• 'You’ve been warned': Florida sheriff says he may deputize gun owners against protesters
    USA TODAY

    'You’ve been warned': Florida sheriff says he may deputize gun owners against protesters

    Clay County Sheriff Darryl Daniels, no stranger to making viral videos appealing to tough-on-crime politics, released a video Tuesday that said he will make “special deputies of every lawful gun owner in this county” if he feels the county is overwhelmed by protesters. The three-minute video shows Daniels standing in front of 18 deputies as he derides civil rights protesters as godless disruptors and tells them to stay out of Clay County, a suburb of Jacksonville. "If we can't handle you, I'll exercise the power and authority as the sheriff, and I'll make special deputies of every lawful gun owner in this county and I'll deputize them for this one purpose to stand in the gap between lawlessness and civility," he said.

  • Fox News anchor Ed Henry fired after sexual misconduct investigation
    LA Times

    Fox News anchor Ed Henry fired after sexual misconduct investigation

    Fox News anchor Ed Henry has been fired following an investigation into sexual misconduct allegations. Fox News Media Chief Executive Suzanne Scott announced Henry's dismissal in an internal memo sent to employees Wednesday. The memo said the company received a complaint on June 25 from the attorney of a former employee that described "willful sexual misconduct in the workplace years ago."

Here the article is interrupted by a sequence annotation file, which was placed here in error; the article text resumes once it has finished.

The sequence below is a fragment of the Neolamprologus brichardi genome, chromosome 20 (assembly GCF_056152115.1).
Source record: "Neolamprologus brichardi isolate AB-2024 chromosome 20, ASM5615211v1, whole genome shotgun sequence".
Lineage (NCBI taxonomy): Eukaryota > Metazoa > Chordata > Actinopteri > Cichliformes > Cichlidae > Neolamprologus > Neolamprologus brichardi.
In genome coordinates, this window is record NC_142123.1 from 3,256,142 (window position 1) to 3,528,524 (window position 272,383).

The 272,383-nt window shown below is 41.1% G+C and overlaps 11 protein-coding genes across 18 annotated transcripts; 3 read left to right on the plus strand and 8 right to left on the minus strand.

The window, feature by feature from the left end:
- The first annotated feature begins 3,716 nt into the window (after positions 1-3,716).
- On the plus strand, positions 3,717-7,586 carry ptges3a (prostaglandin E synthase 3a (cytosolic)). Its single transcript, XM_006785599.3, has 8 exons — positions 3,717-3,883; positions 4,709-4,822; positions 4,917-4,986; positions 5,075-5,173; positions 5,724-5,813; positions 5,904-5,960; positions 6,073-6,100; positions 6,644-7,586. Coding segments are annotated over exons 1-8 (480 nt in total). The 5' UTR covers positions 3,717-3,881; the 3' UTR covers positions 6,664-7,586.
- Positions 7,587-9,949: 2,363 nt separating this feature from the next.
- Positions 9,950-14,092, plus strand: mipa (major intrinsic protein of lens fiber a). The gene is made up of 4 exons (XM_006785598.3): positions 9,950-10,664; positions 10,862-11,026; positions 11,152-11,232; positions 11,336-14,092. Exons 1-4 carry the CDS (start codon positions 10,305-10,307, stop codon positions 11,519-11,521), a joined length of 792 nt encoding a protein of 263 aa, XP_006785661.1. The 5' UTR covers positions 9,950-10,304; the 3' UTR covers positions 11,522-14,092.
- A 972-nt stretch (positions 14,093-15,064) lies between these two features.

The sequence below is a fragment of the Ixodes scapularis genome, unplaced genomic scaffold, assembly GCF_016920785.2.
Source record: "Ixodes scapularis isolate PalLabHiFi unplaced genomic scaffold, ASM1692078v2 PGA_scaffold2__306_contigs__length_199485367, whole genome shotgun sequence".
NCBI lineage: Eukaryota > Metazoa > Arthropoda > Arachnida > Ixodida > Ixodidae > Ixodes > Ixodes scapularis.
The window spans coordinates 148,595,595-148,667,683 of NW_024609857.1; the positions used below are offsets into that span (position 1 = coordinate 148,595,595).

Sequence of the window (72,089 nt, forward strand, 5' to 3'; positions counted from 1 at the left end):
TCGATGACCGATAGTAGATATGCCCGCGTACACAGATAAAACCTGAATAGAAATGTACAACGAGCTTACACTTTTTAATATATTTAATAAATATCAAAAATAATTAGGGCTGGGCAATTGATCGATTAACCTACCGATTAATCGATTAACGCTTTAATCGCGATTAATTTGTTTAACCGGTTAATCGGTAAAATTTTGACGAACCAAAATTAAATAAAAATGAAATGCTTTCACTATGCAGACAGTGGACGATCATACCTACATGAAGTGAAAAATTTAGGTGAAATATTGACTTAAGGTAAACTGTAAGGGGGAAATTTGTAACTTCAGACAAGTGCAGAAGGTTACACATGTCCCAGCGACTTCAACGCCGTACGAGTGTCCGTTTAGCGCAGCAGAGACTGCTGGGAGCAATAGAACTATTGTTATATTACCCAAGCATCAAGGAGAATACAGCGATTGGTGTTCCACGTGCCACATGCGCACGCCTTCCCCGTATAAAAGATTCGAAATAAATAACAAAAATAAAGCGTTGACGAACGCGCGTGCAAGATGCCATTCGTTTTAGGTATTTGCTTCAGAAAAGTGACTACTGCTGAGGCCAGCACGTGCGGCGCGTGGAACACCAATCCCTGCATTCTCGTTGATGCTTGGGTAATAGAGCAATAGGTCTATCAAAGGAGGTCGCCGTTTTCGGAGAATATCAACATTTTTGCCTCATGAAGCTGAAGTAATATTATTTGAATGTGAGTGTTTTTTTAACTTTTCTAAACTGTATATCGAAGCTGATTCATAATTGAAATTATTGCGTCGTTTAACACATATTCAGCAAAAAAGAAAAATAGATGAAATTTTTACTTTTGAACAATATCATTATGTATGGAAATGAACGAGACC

• Amazon fires at 13-year high for June
    BBC

    Amazon fires at 13-year high for June

    Fires in Brazil's Amazon rainforest rose by almost 20% in June - a 13-year high for the month, according to government data. Many forest fires in the country are started deliberately by illegal loggers and farmers wanting to quickly clear ground. Brazil has the world's second-highest coronavirus death toll, after the US, and there are also concerns that increased smoke could have a damaging effect on the breathing of virus patients.

  • Sen. Scott on COVID-19 surge in Florida: We can beat this without the government taking away our rights
    FOX News Videos

    Sen. Scott on COVID-19 surge in Florida: We can beat this without the government taking away our rights

    Florida Republican Sen. Rick Scott says citizens can responsibly combat the virus by being given more information from the government instead of just being told what to do.

  • The Best Bike Lights to Illuminate Your Ride
    Popular Mechanics

    The Best Bike Lights to Illuminate Your Ride

    See what's coming and stay visible with these 11 bicycle lights. From Popular Mechanics

  • GOP candidates who embrace far-right QAnon conspiracy theory score primary wins
    Yahoo News

    GOP candidates who embrace far-right QAnon conspiracy theory score primary wins